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  1. Tile’s Upcoming New Ultra-Wideband Tracker to Rival Apple’s AirTags Amid growing reports of Apple’s long-awaited AirTags item tracker releasing later this year, Tile is gearing up to introduce a new and improved tracker this year that will leverage ultra-wideband (UWB) technology to locate the missing items, TechCrunch is reporting. Rumoured lost-item trackers releasing in 2021 from the likes of Apple and Samsung are also expected to take advantage of UWB, which is a short-range, wireless communication protocol similar to Bluetooth and WiFi but operates at very high frequencies. It can be used to capture spatial and directional data. According to the source, Tile’s upcoming new tracker will also use augmented reality (AR) to help guide users to the lost item’s location via the Tile mobile app. Based on Tile’s internal concept art for the device (shown above), Tile’s UWB model will look similar to its other small trackers, like the Tile Mate and Tile Pro. It will also have a square shape, center button and flat back to support being mounted using an adhesive. And like other Tile dongles, it can be attached to a keychain. Tile is expected to release the new tracker later this year with support for both iOS and Android devices. Pricing for the upcoming ultra-wideband Tile tracker is not known at this time. Source: Tile’s Upcoming New Ultra-Wideband Tracker to Rival Apple’s AirTags
  2. Tile brings its lost item-tracking service to wearables with Google Fitbit deal for Inspire 2 owners Lost item finder Tile, the maker of the popular Bluetooth-powered tracker that can help you find your misplaced keys, bag, wallet or more, is bringing its tracking service to a wearable device for the first time with the launch of its Fitbit partnership. Starting today, all new and current Fitbit Inspire 2 users will gain access to Tile’s Bluetooth-finding technology at no extra cost, the company says. As a result of the deal, existing Inspire 2 users will soon be prompted to update their device’s software via the Fitbit app, which will make the new Tile feature available. Once updated, users will be directed to download Tile’s mobile app for access to the lost item finding features. From the Tile app, Inspire 2 users will then be able to locate their misplaced Fitbit when they’re within Bluetooth range — for example, if the device has been lost somewhere inside their home. If the device is further away, users will be able to tap into Tile’s broader finding network which leverages the Tile app installed on all Tile users’ smartphones. When anyone with the app is near the lost item, its location is shared back through the network to the original owner. At present, Tile says it’s locating up to 6 million unique items per day across 195 countries. Tile’s service is made available for free to Fitbit users and other customers, but it monetizes through a combination of device sales, in-app subscriptions, and other partnerships. The Tile Premium subscription will also be available to Inspire 2 users as an optional upgrade from within the Tile app at $2.99 per month or $29.99 per year. This service, originally targeted towards Tile tracker owners, includes free battery replacements for Tile devices, access to 30-day location history, item reimbursements, and smart alerts that remind you when you’ve left home without important things. “Now with Tile technology, we’re adding even more convenience and helpful tools to Inspire 2, our accessible, easy-to-use activity and sleep tracker,” said Larry Yang, Director of Product Management of Fitbit Devices at Google, which finalized its Fitbit acquisition in early 2021. “We’re excited to partner with Tile so our users can focus on building healthy habits without worrying about not being able to find their misplaced device, with the potential to bring Tile’s finding technology to more Fitbit devices in the future,” he added. Image Credits: Tile Tile’s partnership with Fitbit is now one of over 20 partners who are leveraging Tile’s technology in some way across audio, travel, smart home and PC categories. And while technically Fitbit is the first “wearable” partner, Tile has worked with others in the consumer electronics space, including headphone makers like Skullcandy, Bose and Sennheiser. The company’s ability to expand its reach through industry partners may become even more critical to its future in the face of new competition from Apple, and to some extent, Samsung. Apple has been developing its own Tile competitor, AirTags, which the company accidentally disclosed in a YouTube video last year. These will leverage both Bluetooth and newer ultra-wideband technology to more precisely locate lost items. Meanwhile, Samsung’s newest Tile competitor, the Galaxy SmartTag, will also come in an UWB-powered version later this year. This competition, specifically from Apple, could spell trouble for Tile, which has become a vocal participant in the U.S. antitrust investigations against Apple. The company has testified against Apple in congressional hearings about how its business has been negatively impacted by Apple in the past, and it pushed for third-party access to Apple’s “Find My” app as a means of evening the playing field between Apple’s upcoming trackers and its own. Tile also joined the Coalition for App Fairness, an advocacy group that’s now pushing for legislation to regulate the app stores in various U.S. states. Partnering with Apple’s competitor, Google (by way of Fitbit), could be seen as another way for Tile to shore up a position for itself within a key section of the wearables market before AirTags arrive. Source: Tile brings its lost item-tracking service to wearables with Google Fitbit deal for Inspire 2 owners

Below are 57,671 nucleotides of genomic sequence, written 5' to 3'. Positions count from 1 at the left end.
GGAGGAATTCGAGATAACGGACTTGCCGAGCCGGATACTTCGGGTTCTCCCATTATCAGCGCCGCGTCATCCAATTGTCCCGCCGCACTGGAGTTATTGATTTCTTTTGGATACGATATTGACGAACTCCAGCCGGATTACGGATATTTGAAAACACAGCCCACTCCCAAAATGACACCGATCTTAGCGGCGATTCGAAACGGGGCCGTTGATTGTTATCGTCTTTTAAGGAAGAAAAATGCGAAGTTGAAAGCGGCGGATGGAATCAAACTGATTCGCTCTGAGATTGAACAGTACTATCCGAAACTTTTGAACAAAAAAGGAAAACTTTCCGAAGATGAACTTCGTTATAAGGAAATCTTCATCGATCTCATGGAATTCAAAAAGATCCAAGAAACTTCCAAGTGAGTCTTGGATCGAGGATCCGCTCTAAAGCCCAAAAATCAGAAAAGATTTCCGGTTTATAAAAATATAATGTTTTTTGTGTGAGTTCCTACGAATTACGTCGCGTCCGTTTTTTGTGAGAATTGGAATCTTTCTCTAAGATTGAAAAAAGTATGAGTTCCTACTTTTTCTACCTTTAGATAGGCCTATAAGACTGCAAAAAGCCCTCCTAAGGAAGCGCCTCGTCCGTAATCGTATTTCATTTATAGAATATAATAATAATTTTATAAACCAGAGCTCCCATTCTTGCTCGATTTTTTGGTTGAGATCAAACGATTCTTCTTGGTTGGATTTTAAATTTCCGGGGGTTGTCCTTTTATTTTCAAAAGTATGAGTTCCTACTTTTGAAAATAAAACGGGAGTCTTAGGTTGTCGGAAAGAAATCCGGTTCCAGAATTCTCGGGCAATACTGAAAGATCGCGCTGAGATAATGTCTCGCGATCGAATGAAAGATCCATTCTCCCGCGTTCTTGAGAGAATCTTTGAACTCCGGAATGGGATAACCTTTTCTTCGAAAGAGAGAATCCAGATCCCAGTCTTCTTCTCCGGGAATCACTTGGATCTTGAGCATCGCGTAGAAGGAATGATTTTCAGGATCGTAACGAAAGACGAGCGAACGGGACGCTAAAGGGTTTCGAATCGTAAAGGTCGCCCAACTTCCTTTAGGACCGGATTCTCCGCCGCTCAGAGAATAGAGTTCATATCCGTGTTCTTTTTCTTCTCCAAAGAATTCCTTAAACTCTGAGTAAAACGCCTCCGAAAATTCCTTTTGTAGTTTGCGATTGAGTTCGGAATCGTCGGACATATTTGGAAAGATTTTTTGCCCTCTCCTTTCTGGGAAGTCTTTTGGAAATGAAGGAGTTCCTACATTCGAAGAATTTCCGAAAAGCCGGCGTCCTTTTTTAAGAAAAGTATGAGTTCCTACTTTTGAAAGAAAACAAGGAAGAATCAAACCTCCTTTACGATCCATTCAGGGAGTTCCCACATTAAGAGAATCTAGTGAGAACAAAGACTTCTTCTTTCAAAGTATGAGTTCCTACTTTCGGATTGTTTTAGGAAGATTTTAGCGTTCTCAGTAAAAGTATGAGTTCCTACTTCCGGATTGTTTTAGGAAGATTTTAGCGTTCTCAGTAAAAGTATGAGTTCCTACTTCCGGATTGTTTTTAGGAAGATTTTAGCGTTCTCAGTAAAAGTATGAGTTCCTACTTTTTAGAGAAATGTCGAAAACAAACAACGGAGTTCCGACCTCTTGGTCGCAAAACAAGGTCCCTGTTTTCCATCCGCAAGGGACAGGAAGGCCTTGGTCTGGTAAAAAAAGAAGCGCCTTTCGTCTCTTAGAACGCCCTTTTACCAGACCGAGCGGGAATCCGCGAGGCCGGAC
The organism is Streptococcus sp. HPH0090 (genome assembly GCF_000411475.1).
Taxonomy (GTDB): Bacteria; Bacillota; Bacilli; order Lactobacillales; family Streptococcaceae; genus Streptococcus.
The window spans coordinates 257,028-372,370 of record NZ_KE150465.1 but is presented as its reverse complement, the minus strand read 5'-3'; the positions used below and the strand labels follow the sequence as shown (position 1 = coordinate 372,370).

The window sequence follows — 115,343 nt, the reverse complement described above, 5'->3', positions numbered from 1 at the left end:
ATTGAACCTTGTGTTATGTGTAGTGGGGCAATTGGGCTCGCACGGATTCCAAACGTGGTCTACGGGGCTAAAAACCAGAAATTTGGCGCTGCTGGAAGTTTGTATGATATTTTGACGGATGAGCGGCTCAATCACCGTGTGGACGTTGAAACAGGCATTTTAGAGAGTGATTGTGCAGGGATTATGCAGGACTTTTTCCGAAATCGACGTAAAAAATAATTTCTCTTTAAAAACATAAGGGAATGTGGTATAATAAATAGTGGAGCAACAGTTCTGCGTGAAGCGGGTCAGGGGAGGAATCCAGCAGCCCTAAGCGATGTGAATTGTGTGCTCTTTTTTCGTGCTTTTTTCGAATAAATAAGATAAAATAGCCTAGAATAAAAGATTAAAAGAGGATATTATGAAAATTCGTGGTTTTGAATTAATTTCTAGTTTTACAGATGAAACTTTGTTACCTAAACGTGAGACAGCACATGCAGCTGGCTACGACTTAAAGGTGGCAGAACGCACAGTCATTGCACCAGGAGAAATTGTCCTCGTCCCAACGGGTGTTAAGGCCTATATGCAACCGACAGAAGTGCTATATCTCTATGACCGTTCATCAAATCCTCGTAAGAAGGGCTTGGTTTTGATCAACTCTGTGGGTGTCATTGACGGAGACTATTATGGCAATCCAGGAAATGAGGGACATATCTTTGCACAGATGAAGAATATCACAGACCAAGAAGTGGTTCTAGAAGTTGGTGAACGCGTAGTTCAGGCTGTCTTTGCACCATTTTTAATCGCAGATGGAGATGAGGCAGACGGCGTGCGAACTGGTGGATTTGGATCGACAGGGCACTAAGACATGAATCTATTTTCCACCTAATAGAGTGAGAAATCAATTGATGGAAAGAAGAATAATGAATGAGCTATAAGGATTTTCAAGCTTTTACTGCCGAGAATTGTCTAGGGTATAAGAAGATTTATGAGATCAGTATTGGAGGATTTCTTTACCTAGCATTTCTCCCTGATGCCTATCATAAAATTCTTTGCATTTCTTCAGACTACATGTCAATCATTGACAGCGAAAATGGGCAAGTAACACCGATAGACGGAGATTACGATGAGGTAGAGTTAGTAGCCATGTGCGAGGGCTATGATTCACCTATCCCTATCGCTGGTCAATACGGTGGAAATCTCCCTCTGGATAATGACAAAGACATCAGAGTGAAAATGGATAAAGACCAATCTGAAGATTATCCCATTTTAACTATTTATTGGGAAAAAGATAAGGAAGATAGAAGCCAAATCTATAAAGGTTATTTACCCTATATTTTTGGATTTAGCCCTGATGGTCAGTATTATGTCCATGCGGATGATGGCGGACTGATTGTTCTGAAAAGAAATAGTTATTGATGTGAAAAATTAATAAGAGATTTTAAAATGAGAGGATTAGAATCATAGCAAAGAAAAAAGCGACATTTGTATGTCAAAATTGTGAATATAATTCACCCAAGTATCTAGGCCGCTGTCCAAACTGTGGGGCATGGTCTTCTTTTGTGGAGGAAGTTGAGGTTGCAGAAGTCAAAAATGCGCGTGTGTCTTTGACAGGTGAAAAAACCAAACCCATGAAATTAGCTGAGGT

3. Tile announces partnership with Intel to track missing PCs Integrations coming later this year Image: Tile Tile has announced a partnership with Intel to bring its tracking technology to laptops in order to help customers track down misplaced or stolen PCs. Intel will be providing “updated solutions” to OEMs later this year, which means we might start seeing Tile laptops in late 2020 or early 2021. Tile trackers connect, via Bluetooth, to a Tile mobile app, which you can use to check their location on a map (if they’re in Bluetooth range). You can also set off an alarm. (It’s quite loud.) If your tracker is out of Bluetooth range, you can ping Tile’s crowd-finding network, which will send you a notification with your laptop’s location whenever it comes close to another Tile device. Tile and Intel haven’t released a ton of details about how the Tile integration will work. Their main promise is that integrated Tiles will let you track PCs even when they’re in sleep mode. It’s possible that the specifics of Tile’s integration will vary by manufacturer. Intel says it is “working closely with PC manufacturers to determine the best Tile experience for their customers.” We do have one example already, though. Tile’s first shot at laptop integration — the HP Elite Dragonfly — was announced at CES 2020 and is already on the market. That notebook has a physical Tile tracker built into the device. The tracker has its own separate hardware, including a battery and speaker, which means it can operate and sound its alarm for a limited time even when the Dragonfly is off. It does draw some power from the system, but the impact on battery life is a matter of seconds, according to HP. The Elite Dragonfly is a pricey business laptop, so it might be nice to see it come to more affordable mainstream devices. Let’s just hope that the impact on battery life remains minimal in those cases, too. Source: Tile announces partnership with Intel to track missing PCs (The Verge)